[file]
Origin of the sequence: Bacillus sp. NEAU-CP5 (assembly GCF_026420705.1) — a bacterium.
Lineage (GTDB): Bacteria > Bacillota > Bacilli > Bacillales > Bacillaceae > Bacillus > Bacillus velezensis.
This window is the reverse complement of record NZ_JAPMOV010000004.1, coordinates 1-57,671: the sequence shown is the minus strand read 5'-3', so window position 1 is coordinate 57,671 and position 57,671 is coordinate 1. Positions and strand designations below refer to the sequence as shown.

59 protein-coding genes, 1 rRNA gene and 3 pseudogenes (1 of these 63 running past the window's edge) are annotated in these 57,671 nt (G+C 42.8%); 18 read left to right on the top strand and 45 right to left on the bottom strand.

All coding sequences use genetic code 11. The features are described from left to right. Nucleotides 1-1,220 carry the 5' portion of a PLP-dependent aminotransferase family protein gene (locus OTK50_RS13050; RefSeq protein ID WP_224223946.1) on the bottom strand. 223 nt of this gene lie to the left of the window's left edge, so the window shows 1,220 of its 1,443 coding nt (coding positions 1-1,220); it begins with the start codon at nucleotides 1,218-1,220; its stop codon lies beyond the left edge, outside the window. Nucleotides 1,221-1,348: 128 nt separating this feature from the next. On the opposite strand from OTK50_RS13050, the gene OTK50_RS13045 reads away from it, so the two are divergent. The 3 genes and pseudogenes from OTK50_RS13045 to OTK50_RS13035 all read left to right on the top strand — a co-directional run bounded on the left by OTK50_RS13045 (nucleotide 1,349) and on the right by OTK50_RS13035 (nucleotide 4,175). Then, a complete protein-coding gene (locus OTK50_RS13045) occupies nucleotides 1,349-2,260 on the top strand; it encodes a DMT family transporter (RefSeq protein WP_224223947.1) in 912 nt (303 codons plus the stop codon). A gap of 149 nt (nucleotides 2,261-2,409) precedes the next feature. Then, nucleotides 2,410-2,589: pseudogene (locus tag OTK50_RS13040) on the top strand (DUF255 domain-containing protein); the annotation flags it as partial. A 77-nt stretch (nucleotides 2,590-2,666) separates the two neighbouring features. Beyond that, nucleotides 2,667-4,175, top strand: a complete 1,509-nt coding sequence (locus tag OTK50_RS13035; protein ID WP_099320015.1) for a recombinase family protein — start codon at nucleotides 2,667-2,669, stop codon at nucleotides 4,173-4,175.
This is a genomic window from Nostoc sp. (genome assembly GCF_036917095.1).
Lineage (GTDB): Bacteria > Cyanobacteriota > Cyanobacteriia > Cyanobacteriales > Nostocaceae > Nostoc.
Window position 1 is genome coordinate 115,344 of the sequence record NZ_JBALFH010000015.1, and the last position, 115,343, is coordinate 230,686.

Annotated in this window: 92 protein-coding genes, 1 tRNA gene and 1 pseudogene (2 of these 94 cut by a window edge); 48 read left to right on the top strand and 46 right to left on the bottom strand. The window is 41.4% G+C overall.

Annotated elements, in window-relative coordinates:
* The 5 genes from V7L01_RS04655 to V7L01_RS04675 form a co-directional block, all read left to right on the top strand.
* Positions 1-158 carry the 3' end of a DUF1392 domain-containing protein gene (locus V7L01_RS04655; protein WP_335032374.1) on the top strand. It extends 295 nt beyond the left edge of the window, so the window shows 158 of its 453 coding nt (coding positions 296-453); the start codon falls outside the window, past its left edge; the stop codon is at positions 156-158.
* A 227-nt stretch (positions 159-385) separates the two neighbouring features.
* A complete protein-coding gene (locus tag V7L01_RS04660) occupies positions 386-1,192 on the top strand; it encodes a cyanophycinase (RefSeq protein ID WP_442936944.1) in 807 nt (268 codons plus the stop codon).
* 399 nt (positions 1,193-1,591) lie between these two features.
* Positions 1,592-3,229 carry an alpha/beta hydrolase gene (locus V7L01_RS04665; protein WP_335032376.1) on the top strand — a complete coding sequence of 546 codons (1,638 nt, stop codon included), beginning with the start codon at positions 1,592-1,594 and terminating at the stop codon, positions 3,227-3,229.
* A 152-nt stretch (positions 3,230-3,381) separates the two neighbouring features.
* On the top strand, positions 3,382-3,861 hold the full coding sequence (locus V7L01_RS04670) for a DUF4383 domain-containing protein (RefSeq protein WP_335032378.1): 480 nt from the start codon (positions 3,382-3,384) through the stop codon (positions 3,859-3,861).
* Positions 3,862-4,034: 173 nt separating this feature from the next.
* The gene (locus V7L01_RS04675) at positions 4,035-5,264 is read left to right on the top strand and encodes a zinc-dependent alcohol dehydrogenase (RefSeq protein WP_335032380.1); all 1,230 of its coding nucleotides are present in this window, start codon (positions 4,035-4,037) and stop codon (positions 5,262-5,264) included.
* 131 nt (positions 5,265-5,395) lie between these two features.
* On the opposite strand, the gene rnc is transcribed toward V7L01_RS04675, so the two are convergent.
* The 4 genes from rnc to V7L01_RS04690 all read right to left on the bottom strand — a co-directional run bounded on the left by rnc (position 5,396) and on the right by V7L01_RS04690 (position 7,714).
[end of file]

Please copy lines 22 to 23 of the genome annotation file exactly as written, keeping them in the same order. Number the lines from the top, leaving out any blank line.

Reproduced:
* On the opposite strand, the gene rnc is transcribed toward V7L01_RS04675, so the two are convergent.
* The 4 genes from rnc to V7L01_RS04690 all read right to left on the bottom strand — a co-directional run bounded on the left by rnc (position 5,396) and on the right by V7L01_RS04690 (position 7,714).